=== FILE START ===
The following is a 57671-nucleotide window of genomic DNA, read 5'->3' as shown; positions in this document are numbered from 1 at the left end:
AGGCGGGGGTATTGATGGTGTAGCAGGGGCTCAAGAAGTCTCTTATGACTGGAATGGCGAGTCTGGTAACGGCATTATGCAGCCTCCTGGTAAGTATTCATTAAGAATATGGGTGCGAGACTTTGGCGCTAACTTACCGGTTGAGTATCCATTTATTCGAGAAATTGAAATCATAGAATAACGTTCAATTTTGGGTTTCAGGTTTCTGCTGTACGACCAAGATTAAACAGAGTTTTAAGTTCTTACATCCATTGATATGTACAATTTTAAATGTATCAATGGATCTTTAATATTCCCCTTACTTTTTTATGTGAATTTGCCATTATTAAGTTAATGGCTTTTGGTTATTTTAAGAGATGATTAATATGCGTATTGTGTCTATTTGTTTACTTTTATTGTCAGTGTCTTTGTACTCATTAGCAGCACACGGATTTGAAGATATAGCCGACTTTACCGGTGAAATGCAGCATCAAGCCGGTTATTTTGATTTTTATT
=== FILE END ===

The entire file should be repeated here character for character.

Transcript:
The following is a 57671-nucleotide window of genomic DNA, read 5'->3' as shown; positions in this document are numbered from 1 at the left end:
AGGCGGGGGTATTGATGGTGTAGCAGGGGCTCAAGAAGTCTCTTATGACTGGAATGGCGAGTCTGGTAACGGCATTATGCAGCCTCCTGGTAAGTATTCATTAAGAATATGGGTGCGAGACTTTGGCGCTAACTTACCGGTTGAGTATCCATTTATTCGAGAAATTGAAATCATAGAATAACGTTCAATTTTGGGTTTCAGGTTTCTGCTGTACGACCAAGATTAAACAGAGTTTTAAGTTCTTACATCCATTGATATGTACAATTTTAAATGTATCAATGGATCTTTAATATTCCCCTTACTTTTTTATGTGAATTTGCCATTATTAAGTTAATGGCTTTTGGTTATTTTAAGAGATGATTAATATGCGTATTGTGTCTATTTGTTTACTTTTATTGTCAGTGTCTTTGTACTCATTAGCAGCACACGGATTTGAAGATATAGCCGACTTTACCGGTGAAATGCAGCATCAAGCCGGTTATTTTGATTTTTATT